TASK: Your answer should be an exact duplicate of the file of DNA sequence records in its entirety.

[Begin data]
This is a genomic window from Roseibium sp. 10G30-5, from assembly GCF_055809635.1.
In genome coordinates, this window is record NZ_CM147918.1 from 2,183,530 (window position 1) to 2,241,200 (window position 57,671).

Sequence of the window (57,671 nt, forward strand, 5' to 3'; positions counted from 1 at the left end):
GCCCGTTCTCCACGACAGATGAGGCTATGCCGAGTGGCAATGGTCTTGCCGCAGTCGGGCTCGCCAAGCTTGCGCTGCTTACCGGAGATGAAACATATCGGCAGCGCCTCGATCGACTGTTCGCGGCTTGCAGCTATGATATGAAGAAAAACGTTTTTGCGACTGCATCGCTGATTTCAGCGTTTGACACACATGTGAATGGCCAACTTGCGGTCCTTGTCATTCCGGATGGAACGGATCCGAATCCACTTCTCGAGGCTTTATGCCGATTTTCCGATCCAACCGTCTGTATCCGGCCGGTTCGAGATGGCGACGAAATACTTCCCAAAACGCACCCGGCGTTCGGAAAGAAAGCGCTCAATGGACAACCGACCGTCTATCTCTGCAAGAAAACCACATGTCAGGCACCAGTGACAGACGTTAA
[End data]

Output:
This is a genomic window from Roseibium sp. 10G30-5, from assembly GCF_055809635.1.
In genome coordinates, this window is record NZ_CM147918.1 from 2,183,530 (window position 1) to 2,241,200 (window position 57,671).

Sequence of the window (57,671 nt, forward strand, 5' to 3'; positions counted from 1 at the left end):
GCCCGTTCTCCACGACAGATGAGGCTATGCCGAGTGGCAATGGTCTTGCCGCAGTCGGGCTCGCCAAGCTTGCGCTGCTTACCGGAGATGAAACATATCGGCAGCGCCTCGATCGACTGTTCGCGGCTTGCAGCTATGATATGAAGAAAAACGTTTTTGCGACTGCATCGCTGATTTCAGCGTTTGACACACATGTGAATGGCCAACTTGCGGTCCTTGTCATTCCGGATGGAACGGATCCGAATCCACTTCTCGAGGCTTTATGCCGATTTTCCGATCCAACCGTCTGTATCCGGCCGGTTCGAGATGGCGACGAAATACTTCCCAAAACGCACCCGGCGTTCGGAAAGAAAGCGCTCAATGGACAACCGACCGTCTATCTCTGCAAGAAAACCACATGTCAGGCACCAGTGACAGACGTTAA